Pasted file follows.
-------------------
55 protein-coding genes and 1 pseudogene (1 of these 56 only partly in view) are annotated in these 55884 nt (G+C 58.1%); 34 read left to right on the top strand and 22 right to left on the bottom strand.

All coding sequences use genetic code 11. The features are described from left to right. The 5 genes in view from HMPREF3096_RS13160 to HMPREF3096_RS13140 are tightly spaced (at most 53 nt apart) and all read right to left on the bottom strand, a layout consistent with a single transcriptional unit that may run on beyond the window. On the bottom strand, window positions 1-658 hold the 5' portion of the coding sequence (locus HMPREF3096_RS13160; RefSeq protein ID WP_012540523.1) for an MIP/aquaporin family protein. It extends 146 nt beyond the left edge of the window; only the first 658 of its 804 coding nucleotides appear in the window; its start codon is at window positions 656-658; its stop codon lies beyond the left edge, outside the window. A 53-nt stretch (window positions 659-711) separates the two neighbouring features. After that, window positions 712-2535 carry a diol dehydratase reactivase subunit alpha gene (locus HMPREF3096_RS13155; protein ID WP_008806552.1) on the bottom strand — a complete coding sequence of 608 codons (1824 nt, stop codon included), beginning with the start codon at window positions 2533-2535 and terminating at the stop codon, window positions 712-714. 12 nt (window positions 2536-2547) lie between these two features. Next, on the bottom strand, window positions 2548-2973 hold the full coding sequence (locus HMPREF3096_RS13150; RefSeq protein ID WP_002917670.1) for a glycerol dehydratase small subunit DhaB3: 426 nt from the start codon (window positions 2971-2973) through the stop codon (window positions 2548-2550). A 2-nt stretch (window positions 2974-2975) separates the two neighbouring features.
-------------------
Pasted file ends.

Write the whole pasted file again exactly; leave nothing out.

55 protein-coding genes and 1 pseudogene (1 of these 56 only partly in view) are annotated in these 55884 nt (G+C 58.1%); 34 read left to right on the top strand and 22 right to left on the bottom strand.

All coding sequences use genetic code 11. The features are described from left to right. The 5 genes in view from HMPREF3096_RS13160 to HMPREF3096_RS13140 are tightly spaced (at most 53 nt apart) and all read right to left on the bottom strand, a layout consistent with a single transcriptional unit that may run on beyond the window. On the bottom strand, window positions 1-658 hold the 5' portion of the coding sequence (locus HMPREF3096_RS13160; RefSeq protein ID WP_012540523.1) for an MIP/aquaporin family protein. It extends 146 nt beyond the left edge of the window; only the first 658 of its 804 coding nucleotides appear in the window; its start codon is at window positions 656-658; its stop codon lies beyond the left edge, outside the window. A 53-nt stretch (window positions 659-711) separates the two neighbouring features. After that, window positions 712-2535 carry a diol dehydratase reactivase subunit alpha gene (locus HMPREF3096_RS13155; protein ID WP_008806552.1) on the bottom strand — a complete coding sequence of 608 codons (1824 nt, stop codon included), beginning with the start codon at window positions 2533-2535 and terminating at the stop codon, window positions 712-714. 12 nt (window positions 2536-2547) lie between these two features. Next, on the bottom strand, window positions 2548-2973 hold the full coding sequence (locus HMPREF3096_RS13150; RefSeq protein ID WP_002917670.1) for a glycerol dehydratase small subunit DhaB3: 426 nt from the start codon (window positions 2971-2973) through the stop codon (window positions 2548-2550). A 2-nt stretch (window positions 2974-2975) separates the two neighbouring features.